As of January 2024, we are still not charging users. We will publish pricing tiers when we are closer to launch in 2024.

    When they are published, they will appear here: Pricing

    Related docs:

  • Where can I find my invoices?

    Log in to Tana and go to Manage your account → Manage plan

    This launches Stripe. In Stripe, scroll down to Invoice history. Each date is a link you can open to see the invoice for payments made.

  • Where can I find the most common keyboard shortcuts in Tana?

    Open the side panel to see the most common keyboard shortcuts from ths sidebar:

    Related docs:

  • Where do deleted/trashed nodes go? Does the trash get emptied?

    When you delete something, they go to Trash.

    You can access Trash via the command Open trash

    The team is working on an "Empty trash" function, which is currently being tested internally.

    Related docs:

  • Where is my imported content? The new workspace appears to be empty

    Imported content is placed either under the new workspace's Library, or under the appropriate daily page depending on the contents of your import file.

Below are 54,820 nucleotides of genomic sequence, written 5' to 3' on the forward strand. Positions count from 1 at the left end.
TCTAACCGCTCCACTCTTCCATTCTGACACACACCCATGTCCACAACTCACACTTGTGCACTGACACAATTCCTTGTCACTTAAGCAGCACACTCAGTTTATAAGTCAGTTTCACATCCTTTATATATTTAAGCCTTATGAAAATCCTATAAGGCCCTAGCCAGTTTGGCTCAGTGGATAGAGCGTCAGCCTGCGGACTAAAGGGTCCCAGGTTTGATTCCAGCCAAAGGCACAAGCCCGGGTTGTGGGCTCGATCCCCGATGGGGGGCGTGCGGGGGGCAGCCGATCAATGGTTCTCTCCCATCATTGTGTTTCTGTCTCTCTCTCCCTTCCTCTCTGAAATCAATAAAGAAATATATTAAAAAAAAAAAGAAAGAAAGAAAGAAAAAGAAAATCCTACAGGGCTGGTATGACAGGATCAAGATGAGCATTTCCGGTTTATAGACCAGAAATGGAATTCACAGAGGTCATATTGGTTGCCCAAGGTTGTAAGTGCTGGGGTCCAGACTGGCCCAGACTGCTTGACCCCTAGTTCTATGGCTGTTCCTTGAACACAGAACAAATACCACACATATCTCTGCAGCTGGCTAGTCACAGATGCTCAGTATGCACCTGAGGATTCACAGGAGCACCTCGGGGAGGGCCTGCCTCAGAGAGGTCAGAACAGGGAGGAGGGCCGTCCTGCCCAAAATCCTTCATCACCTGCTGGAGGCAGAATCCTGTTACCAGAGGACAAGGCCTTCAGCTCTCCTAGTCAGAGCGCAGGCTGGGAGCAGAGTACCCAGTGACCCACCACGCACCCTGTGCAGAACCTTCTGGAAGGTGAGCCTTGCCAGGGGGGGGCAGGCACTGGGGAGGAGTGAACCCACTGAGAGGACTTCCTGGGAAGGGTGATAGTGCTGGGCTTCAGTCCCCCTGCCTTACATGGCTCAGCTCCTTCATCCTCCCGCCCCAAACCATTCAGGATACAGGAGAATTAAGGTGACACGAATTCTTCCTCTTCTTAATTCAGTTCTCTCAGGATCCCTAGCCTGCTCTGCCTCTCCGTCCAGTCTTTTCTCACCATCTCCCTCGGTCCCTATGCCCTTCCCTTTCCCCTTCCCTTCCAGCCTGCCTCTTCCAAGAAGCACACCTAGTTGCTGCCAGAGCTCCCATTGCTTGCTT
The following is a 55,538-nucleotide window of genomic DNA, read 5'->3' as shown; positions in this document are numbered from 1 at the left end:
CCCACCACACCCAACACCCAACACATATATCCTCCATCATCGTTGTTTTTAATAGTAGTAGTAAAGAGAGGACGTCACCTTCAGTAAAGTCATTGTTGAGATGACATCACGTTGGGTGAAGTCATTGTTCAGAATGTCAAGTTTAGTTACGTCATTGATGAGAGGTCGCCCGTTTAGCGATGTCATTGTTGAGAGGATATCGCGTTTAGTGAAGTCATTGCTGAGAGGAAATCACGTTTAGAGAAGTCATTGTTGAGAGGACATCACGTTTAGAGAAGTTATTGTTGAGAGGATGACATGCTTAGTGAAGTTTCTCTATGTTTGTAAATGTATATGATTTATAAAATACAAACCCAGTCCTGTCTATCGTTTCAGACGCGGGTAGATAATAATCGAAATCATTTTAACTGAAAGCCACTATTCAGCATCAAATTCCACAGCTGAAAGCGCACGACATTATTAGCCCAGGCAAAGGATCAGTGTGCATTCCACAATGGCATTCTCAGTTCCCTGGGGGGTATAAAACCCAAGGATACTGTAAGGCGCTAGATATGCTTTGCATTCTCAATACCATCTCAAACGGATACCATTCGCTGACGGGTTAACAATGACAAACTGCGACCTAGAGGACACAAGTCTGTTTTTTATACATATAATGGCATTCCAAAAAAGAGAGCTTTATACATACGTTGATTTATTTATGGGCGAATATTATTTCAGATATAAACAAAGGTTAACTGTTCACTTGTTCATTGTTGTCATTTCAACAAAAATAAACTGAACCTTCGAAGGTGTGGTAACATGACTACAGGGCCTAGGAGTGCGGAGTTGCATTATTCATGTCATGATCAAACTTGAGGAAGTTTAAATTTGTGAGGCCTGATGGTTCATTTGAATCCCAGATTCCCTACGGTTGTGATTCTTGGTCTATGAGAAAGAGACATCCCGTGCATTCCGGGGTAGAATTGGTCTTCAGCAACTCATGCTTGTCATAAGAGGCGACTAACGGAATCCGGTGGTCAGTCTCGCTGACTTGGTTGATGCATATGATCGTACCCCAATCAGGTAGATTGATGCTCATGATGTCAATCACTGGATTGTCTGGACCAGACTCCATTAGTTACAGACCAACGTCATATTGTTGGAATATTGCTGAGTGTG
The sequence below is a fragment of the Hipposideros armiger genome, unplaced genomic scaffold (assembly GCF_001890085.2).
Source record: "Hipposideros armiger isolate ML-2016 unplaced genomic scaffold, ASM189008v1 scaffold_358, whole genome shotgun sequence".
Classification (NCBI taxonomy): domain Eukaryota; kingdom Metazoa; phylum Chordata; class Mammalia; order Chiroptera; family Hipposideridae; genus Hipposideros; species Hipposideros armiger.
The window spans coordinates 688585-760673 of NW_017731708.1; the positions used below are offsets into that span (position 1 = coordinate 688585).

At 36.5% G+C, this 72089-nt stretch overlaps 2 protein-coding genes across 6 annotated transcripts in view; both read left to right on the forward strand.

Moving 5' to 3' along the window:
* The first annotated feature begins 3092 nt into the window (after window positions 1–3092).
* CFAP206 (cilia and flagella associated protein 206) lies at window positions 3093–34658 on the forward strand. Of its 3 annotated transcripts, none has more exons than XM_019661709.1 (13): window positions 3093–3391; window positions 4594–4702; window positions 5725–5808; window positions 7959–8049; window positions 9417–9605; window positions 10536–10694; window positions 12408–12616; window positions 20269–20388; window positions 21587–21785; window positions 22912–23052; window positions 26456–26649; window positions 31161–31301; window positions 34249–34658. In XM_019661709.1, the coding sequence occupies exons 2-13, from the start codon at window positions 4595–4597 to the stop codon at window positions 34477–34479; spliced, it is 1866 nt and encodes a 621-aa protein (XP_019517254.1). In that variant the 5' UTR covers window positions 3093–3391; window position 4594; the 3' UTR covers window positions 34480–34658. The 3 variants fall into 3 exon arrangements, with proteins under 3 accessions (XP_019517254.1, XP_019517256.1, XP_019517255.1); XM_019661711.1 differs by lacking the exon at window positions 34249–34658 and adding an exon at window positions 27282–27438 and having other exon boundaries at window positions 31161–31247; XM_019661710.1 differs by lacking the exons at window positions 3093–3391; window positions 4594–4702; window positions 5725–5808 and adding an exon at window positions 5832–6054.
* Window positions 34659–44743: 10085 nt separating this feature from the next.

For more on import, see Import data into Tana

    Related docs:

  • Why are line breaks not supported in Tana?

    Tana's speed is reliant on each node being a small packet of information. Larger nodes are slower to edit, slower to index, slower to update, and so on. Line breaks would encourage longer entries of information, and would break many other situations where the contents of a node needs to be rendered as one line, such as inline references, option values, title expressions just to name a few.